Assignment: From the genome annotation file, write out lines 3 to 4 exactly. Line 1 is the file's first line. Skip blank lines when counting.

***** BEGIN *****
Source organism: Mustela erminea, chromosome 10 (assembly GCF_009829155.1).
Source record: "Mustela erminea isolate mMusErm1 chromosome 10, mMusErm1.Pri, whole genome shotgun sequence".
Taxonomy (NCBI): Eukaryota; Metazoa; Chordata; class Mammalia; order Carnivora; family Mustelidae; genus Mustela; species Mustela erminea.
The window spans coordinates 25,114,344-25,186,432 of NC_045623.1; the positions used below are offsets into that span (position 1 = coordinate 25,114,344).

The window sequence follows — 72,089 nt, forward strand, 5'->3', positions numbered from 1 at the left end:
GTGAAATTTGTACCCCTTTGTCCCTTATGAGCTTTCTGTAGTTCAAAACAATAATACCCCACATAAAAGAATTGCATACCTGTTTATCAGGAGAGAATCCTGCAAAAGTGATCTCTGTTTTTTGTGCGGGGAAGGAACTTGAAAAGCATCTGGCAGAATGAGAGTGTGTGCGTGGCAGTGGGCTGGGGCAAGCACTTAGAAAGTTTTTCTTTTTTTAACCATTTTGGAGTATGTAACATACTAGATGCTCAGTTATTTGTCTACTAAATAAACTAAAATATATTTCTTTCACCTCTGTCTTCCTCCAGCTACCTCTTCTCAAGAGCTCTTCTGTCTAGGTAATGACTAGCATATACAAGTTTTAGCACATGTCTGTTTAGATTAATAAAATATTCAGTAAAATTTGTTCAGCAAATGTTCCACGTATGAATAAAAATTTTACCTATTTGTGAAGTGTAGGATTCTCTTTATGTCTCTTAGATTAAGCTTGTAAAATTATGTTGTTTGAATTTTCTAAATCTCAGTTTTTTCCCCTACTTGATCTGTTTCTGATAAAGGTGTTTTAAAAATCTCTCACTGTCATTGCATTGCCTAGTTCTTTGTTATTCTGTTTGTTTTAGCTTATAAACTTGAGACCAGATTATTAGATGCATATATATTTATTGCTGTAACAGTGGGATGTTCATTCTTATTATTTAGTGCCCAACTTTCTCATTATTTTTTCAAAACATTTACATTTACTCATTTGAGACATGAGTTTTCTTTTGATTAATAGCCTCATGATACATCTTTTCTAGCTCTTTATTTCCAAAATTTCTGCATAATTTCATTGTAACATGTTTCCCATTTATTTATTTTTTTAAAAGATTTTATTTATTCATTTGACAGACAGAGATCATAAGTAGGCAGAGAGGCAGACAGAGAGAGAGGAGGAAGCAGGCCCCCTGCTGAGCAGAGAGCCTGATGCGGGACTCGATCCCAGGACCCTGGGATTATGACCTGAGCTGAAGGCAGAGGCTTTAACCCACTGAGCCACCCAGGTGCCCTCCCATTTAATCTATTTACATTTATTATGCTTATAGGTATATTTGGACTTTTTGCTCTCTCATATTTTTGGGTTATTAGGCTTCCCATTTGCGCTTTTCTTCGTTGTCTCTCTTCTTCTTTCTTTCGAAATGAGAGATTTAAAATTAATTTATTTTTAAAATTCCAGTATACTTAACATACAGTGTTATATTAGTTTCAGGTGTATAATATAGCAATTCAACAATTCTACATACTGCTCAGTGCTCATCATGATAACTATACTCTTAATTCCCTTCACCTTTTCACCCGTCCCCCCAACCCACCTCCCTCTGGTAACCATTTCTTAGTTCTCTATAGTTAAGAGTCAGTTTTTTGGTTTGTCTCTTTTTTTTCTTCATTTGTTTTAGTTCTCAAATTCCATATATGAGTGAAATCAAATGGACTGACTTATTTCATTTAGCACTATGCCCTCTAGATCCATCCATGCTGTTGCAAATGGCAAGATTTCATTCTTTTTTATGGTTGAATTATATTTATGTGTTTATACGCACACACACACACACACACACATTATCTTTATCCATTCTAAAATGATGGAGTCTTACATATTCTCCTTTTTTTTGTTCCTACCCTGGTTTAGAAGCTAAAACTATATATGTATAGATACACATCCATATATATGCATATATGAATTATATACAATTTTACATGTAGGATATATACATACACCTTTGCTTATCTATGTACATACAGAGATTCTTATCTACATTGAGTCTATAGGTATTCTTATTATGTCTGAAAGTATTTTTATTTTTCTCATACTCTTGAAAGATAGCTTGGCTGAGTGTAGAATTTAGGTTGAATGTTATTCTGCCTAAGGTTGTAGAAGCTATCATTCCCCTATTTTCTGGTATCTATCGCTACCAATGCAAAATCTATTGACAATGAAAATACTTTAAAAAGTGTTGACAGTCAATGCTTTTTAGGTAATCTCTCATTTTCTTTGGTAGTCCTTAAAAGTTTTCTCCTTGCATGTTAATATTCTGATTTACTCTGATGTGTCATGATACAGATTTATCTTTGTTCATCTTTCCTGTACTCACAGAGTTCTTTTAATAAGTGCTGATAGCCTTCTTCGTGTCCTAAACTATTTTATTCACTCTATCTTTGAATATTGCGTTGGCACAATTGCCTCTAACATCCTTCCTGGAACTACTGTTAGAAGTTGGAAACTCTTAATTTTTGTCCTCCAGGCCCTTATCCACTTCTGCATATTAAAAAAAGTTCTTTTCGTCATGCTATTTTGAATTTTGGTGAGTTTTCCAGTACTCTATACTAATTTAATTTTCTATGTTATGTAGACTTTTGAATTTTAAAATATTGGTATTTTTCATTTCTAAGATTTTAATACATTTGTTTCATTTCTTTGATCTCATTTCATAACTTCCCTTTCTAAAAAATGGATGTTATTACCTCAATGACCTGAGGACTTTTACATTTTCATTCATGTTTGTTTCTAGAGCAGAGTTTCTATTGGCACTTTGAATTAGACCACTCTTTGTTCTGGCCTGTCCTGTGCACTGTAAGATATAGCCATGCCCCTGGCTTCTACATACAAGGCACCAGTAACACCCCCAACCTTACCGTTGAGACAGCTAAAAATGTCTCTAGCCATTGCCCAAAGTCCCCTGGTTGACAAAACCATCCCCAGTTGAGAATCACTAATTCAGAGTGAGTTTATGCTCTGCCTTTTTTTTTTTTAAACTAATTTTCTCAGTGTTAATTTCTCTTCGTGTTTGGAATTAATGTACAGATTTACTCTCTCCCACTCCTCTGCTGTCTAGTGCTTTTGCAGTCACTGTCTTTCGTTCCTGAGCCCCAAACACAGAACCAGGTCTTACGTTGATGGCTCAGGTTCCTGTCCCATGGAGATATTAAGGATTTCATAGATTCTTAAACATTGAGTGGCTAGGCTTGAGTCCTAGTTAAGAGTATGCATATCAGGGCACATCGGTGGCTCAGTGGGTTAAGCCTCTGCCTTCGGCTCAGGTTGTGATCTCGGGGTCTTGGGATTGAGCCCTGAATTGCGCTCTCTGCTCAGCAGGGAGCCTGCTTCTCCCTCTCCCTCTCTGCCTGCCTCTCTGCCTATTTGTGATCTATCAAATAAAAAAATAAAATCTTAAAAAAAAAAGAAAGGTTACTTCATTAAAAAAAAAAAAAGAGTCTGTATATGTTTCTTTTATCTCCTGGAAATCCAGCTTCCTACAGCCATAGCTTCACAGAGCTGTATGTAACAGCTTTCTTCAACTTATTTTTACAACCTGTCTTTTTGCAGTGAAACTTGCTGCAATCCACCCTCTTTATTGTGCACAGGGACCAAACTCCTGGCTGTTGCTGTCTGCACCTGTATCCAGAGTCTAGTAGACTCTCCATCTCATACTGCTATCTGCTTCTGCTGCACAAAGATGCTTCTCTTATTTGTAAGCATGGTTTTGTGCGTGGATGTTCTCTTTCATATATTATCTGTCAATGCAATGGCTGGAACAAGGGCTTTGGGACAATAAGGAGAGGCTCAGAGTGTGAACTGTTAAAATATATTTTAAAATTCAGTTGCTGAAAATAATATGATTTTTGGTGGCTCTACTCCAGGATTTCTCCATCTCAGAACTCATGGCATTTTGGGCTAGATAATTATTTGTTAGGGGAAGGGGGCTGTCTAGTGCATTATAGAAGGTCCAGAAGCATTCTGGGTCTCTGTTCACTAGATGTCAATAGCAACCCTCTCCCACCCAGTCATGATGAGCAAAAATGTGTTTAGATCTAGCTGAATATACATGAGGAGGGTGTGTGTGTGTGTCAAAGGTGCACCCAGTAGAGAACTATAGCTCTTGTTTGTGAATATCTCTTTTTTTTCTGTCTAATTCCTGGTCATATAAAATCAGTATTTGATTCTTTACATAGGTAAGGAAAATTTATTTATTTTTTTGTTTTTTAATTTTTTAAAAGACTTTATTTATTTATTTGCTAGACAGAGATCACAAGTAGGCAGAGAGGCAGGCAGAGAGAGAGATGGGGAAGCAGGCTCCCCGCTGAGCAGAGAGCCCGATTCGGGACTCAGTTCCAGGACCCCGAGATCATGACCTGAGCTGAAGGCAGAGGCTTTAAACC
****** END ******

Taxonomy (NCBI): Eukaryota; Metazoa; Chordata; class Mammalia; order Carnivora; family Mustelidae; genus Mustela; species Mustela erminea.
The window spans coordinates 25,114,344-25,186,432 of NC_045623.1; the positions used below are offsets into that span (position 1 = coordinate 25,114,344).